The Thorpe Family

Nothing could have prepared Marissa Thorpe for the journey motherhood was about to take her on. What started as excitement when the Thorpe’s learned they were pregnant with their first child, quickly turned to anxiety during Marissa’s 12-week check in.

“About 12 weeks along, they did a blood test. This is when we found out Logan was going to have Down Syndrome,” Marissa says.

It was then that the testing began, since children with Down Syndrome have an increased risk of having other health conditions. At 20 weeks, they did a Fetal Echocardiogram Test to check his heart and found that Logan had a “balanced” Atrioventricular Septal Defect (AVSD).

“They gave us all of these horrible diagnoses before he was born. They even gave us the option to terminate the pregnancy,” Marissa continues. “From week 12 to 26 of my pregnancy, things were really scary.”

Marissa and her husband, Layton, decided to continue with the pregnancy, with Logan expected to make his grand entrance in March of 2020. But on Tuesday, February 11 – Marissa’s 28th birthday to be exact – Logan was born at a hospital in Odessa, about 40 minutes from their home in Andrews, Texas.

“My medical team wanted me to give birth in Dallas, since we had been coming up regularly for specialty testing at Children’s,” Marissa explains. “But on that day the winter weather was really bad, so we couldn’t get on a plane to come to Dallas.”

After he was born, Logan stayed in the hospital’s NICU for 79 days until he was discharged in May. Although Logan was growing really well, he would still need a major heart surgery when he was six months old to address his “balanced” AVSD. So in August, the family packed up their things and made the 5-hour journey to RMHD.

On the day of his surgery, everything was going according to plan. It wasn’t until Logan went back to begin his preoperative echocardiogram, that the medical team learned what was originally diagnosed as a “balanced” AVSD was actually “unbalanced.” According to the American Heart Association Journals, an unbalanced AV canal defect is much more rare, “accounting for only 10% of patients with AVSD.” The Thorpe’s realized what they thought was going to be a single surgery leading to a full heart repair, was now going to involve multiple surgeries and a longer stay in Dallas.

“The first time at RMHD, we stayed for 69 days to address his health issues and establish care,” Marissa begins. “We then made the decision to sell our house and move to Dallas, since we knew we would be here for a while.”

Marissa’s mom and dad graciously loaned them their camper, which they set up nearby in Mansfield. Logan had monthly appointments at Children’s through the rest of 2020 and beginning of 2021, until they hit a roadblock in September.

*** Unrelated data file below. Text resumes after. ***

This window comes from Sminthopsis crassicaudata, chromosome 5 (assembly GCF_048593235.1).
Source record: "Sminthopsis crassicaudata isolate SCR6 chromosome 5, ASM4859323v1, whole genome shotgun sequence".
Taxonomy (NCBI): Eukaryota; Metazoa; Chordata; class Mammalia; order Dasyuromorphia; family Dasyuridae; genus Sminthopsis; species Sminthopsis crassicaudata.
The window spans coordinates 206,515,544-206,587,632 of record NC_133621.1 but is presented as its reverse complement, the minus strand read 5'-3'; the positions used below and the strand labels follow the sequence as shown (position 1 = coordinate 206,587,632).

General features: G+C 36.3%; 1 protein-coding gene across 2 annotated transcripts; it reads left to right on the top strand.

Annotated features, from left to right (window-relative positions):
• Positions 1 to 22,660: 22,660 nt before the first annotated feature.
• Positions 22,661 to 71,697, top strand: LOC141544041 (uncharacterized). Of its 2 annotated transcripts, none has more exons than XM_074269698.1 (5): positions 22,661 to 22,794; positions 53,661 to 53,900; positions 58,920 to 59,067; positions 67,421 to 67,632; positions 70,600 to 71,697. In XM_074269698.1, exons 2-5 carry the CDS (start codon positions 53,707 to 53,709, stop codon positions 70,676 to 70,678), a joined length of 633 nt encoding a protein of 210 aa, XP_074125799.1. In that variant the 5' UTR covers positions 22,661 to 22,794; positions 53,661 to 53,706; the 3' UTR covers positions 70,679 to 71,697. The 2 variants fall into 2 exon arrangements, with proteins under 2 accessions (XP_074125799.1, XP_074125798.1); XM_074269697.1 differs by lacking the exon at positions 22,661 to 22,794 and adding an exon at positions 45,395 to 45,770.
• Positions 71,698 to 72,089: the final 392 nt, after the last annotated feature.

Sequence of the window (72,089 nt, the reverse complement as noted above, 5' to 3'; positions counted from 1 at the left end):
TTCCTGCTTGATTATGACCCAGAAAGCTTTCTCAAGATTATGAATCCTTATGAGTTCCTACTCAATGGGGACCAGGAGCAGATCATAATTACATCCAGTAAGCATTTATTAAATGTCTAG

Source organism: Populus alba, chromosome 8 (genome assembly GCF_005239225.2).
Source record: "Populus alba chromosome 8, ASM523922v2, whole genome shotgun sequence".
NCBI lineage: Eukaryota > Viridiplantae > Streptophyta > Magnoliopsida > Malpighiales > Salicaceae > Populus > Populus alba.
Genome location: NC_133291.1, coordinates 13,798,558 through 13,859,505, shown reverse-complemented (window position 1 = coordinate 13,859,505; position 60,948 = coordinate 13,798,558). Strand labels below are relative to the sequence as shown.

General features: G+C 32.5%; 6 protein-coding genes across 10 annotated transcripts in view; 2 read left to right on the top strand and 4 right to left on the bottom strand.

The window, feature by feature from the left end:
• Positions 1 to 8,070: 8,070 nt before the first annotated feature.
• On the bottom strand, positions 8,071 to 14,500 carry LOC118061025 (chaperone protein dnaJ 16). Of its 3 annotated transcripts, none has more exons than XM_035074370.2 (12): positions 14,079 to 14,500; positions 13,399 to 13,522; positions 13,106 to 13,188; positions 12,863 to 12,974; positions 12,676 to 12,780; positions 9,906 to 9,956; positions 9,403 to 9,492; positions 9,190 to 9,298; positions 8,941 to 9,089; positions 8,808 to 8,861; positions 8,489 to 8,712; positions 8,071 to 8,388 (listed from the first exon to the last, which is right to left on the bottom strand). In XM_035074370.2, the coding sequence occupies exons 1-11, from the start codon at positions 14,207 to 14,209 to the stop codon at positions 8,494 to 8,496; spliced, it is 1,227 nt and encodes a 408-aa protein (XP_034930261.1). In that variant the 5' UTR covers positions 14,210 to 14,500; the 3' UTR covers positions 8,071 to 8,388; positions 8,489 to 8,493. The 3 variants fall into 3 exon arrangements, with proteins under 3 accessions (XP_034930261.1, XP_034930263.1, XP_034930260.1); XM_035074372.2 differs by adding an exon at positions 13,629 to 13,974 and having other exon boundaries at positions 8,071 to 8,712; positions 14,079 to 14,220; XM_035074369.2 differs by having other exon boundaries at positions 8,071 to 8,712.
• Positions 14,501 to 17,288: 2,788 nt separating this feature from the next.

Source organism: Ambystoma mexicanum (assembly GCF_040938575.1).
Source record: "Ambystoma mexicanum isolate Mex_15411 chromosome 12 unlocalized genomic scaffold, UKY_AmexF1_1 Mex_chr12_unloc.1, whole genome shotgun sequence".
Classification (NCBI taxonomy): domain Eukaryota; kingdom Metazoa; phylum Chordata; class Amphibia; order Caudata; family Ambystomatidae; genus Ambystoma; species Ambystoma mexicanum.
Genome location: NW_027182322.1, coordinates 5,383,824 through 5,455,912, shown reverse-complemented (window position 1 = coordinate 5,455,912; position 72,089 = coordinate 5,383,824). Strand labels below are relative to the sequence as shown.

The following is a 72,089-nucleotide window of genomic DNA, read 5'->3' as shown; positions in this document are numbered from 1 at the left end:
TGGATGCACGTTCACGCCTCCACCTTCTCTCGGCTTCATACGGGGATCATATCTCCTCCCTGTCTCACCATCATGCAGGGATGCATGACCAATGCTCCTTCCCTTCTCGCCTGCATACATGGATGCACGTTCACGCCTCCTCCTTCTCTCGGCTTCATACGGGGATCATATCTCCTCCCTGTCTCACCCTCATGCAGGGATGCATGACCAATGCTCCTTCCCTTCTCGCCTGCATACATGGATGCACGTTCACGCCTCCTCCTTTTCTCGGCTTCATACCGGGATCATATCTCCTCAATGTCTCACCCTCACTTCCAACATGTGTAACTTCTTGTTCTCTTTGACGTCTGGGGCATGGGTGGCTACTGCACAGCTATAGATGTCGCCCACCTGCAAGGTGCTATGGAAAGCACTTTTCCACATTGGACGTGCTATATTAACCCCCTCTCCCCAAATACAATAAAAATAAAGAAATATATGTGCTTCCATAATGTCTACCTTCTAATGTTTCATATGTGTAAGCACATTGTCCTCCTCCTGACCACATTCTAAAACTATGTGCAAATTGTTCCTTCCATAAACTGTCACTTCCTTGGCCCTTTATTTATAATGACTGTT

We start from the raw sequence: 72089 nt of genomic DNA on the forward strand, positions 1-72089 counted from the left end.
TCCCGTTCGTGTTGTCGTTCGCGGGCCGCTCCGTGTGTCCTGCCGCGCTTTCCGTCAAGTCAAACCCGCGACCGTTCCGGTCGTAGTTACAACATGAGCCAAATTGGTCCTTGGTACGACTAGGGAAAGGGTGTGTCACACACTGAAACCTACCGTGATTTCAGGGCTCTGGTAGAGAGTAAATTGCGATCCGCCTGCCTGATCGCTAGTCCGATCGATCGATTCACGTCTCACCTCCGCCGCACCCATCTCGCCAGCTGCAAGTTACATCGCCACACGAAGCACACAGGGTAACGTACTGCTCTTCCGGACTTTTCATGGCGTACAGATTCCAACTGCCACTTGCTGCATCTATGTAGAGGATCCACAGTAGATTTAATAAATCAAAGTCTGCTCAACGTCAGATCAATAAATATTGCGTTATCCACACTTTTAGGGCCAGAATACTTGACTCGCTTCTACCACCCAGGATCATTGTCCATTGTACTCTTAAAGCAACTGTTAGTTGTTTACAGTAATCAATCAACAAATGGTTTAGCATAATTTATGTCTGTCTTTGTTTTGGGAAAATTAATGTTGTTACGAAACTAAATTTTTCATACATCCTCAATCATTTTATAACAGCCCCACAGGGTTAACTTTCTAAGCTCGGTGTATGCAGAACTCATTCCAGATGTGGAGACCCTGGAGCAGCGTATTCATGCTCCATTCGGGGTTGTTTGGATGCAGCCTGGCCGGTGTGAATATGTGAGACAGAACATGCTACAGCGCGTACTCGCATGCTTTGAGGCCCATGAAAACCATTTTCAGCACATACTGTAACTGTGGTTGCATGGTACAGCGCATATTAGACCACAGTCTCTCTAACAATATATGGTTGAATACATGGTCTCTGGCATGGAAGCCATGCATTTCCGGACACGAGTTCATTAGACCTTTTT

“He needed another surgery, but we were told it was too risky,” Marissa says. “We went for a second opinion and found a hospital that agreed to do it. So in September, we went to Boston for a full ventricular repair.”

The surgery was successful, and after 11 days in Boston the family was cleared to return to Mansfield to monitor Logan’s condition. Since he was progressing well, Logan was approved to have a pacemaker inserted in March of 2022 – but that came with its own set of challenges.

“After eight days, he developed a wound infection and got sepsis. So they need to remove his pacemaker,” Marissa explains. “Since Mansfield was far enough away, we were able to stay at RMHD during this time. He was intubated for 12 days and had several washout surgeries to clear the infection.”

In addition to the 12 days intubated, he was in the hospital for three more weeks, and then on antibiotics for eight more. Logan needed time for his body to heal before they could reinsert the pacemaker – which was done in June of last year. At that point, Logan was already in heart failure.

The reinsertion of the pacemaker helped Logan’s condition immensely, and they were told he was finally healthy enough to head home. So Marissa, Logan, and Layton packed up their things in Mansfield and moved back home to live with her parents. Since then, the Thorpe’s have regularly traveled to Dallas for Logan’s appointments. Each time, they’ve been able to stay at the RMHD – something they are very thankful for.

“The first time we stayed [at RMHD] was during Covid. So while we were thankful to have a place to stay, it was very isolating. Because of Covid, everyone really kept to themselves,” Marissa explains. “The more we come back, our experience just keeps getting better and better. It’s nice now that we have more people to talk to – not just about your kid, but just about how your day is going.”

While this is not how Marissa and Layton initially thought their journey as parents would go, they are continually amazed with how strong and happy Logan, now three-years-old, is.

“It’s been a wild three years, but we’re moving forward. He is graduating out of the heart failure program very soon. Our appointments are getting fewer and fewer and we’re focusing more on regular life,” Marissa says.

She continues, “Logan does things on Logan’s time. That was the hardest lesson to learn. I’m a very type-A person and I like to have plans, but you can’t have plans with kids. Especially not with Logan. He really has taught me a lot of patience. I originally thought, ‘cool, we’re going to go to Dallas, we’re going to get fixed, and then we’re going to go home’. But one surgery turned into a lot of surgeries, which is okay. Having kids changes your perspective on things. A lot of people learn that later in life, so I’m glad I learned it now.”